Most states celebrate Arbor Day at some point in April, although the actual date varies somewhat. Arbor Day was started in Nebraska by J. Sterling Morton. Morton missed the trees he had known when he lived in Detroit, so he decided to start planting trees at his new home. In honor of the day, here’s a “tree” poem by Aileen Fisher.
Let’s Plant A Tree
by Aileen Fisher
It’s time to plant a tree, a tree.
What shall it be? What shall it be?
Let’s plant a pine—we can’t go wrong:
a pine is green the whole year long.
Let’s plant a maple—more than one,
to shade us from the summer sun.
Let’s plant a cherry—you know why:
there’s nothing like a cherry pie!
Let’s plant an elm, the tree of grace,
where robins find a nesting place.
Let’s plant an apple—not too small,
with flowers in spring and fruit in fall.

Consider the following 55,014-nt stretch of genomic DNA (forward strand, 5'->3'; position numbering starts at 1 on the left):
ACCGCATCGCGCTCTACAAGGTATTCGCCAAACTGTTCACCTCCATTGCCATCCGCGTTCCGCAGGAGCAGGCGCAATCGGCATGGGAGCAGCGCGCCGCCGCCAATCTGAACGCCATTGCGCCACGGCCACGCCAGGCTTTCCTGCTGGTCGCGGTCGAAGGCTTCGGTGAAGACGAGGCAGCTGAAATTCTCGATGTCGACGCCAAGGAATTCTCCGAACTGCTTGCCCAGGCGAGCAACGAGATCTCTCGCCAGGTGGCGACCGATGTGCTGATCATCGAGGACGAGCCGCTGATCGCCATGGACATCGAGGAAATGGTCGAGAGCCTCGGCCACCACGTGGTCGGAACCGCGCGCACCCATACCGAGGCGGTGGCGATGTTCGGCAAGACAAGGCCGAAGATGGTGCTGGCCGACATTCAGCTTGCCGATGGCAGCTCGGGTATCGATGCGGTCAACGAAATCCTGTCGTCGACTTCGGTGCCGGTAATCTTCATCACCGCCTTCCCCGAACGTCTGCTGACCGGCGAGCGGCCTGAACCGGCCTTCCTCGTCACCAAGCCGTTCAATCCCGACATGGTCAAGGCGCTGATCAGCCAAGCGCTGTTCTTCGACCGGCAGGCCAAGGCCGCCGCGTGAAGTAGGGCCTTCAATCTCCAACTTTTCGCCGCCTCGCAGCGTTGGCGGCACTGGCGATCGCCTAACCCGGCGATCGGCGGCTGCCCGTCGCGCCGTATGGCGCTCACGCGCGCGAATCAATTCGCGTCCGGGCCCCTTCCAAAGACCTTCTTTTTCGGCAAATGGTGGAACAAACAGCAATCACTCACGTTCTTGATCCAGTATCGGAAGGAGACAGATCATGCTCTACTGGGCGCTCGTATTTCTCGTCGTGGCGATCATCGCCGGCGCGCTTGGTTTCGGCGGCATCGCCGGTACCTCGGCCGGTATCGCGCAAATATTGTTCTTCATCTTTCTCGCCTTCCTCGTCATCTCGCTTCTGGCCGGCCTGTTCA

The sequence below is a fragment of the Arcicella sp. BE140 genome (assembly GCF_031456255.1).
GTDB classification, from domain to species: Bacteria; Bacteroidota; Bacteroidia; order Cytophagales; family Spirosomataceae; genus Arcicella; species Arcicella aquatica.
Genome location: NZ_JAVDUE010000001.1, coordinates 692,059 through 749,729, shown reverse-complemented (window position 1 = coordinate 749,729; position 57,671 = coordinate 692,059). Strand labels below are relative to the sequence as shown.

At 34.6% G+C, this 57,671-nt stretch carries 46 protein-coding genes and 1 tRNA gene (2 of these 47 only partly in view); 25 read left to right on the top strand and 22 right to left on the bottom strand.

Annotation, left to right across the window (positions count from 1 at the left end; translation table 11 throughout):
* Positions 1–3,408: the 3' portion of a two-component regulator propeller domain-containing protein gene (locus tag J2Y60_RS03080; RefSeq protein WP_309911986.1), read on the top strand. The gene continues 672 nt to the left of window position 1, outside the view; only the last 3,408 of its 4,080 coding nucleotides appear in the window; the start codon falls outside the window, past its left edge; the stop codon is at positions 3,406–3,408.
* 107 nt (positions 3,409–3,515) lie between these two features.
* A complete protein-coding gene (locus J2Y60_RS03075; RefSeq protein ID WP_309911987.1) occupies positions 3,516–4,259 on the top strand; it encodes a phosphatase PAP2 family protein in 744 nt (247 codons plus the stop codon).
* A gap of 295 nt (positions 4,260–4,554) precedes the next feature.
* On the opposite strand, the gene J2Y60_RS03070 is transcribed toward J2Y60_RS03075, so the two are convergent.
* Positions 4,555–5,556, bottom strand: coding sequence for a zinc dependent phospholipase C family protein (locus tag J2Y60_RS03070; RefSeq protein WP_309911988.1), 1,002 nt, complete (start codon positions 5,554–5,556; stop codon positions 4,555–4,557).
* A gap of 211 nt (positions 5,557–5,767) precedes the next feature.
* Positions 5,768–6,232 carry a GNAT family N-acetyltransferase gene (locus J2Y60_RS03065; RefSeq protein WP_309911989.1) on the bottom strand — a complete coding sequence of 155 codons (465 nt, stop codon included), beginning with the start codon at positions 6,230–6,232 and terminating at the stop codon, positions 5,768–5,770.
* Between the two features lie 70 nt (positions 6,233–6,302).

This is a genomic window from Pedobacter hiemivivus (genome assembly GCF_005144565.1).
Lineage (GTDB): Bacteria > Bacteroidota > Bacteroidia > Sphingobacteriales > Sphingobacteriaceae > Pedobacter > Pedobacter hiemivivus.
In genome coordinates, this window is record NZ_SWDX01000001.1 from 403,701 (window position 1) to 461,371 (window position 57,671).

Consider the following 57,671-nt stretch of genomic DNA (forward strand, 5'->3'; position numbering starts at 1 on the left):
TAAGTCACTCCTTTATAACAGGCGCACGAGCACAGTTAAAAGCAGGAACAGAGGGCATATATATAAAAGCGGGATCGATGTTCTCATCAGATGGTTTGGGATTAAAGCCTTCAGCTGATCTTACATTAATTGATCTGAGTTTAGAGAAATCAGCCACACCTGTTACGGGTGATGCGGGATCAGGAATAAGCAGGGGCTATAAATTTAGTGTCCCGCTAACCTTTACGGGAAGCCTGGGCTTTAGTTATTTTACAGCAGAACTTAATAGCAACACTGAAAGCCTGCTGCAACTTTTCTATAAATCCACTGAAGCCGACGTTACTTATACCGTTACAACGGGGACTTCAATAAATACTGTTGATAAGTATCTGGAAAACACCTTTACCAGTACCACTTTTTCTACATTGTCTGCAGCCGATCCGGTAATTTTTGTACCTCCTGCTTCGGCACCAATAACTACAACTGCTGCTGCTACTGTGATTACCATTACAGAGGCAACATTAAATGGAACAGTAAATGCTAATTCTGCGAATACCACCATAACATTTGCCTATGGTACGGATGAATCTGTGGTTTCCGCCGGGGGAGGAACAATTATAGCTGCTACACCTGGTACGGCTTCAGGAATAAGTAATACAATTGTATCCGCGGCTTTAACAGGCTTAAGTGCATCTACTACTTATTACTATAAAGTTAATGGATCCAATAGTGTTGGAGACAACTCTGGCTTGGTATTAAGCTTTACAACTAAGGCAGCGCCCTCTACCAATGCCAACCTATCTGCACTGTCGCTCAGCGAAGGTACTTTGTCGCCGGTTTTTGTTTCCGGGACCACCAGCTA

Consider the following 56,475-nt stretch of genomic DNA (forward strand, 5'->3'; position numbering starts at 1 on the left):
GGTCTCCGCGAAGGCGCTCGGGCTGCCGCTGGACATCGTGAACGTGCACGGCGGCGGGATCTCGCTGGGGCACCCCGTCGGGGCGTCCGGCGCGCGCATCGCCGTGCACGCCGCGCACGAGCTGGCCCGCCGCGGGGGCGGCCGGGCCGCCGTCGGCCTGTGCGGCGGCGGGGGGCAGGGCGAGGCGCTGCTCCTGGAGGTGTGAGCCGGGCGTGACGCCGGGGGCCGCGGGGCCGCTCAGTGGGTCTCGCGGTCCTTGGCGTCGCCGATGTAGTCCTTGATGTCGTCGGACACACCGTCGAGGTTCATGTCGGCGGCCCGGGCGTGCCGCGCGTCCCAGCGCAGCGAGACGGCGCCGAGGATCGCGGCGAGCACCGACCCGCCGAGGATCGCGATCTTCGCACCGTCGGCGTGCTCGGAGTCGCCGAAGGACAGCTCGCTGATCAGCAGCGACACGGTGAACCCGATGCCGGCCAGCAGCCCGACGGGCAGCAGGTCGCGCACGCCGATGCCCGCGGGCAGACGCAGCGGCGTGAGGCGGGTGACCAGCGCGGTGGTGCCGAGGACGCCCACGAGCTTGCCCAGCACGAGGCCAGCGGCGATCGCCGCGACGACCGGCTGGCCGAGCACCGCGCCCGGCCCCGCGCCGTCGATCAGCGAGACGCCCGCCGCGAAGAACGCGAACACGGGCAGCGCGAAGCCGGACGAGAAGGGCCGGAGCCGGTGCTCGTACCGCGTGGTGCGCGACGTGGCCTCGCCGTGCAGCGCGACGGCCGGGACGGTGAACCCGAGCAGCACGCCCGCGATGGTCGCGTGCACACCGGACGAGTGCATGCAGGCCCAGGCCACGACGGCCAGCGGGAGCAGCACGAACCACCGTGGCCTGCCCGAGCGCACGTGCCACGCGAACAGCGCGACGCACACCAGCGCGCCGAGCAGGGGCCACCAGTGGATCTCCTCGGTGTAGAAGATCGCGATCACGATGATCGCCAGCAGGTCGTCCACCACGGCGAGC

Let’s plant a fir—so it can be
a lighted outdoor Christmas tree.
Let’s plant a birch, an oak, a beech,
there’s something extra-nice in each…
in winter, summer, spring or fall.
Let’s plant a …
why not plant them ALL?
From: Hopkins, Lee Bennett, Ed. 1992. Ring Out, Wild Bells: Poems About Holidays And Seasons. San Diego: Harcourt Brace Jovanovich.
*Invite the kids to cheer the words "Let's plant" at the beginning of each stanza; with practice, pairs of kids can each read aloud their own stanza; or create a paper version of pine, maple, cherry, elm, apple, fir and other trees mentioned in the poem and use them as "props" for the read aloud.
Happy Arbor Day!
And for a listing of more "tree" poems, check out my entry for April 22, 2007.
Picture credit: media.collegepublisher.com and thanks to Nora Sanchez for poem-finding.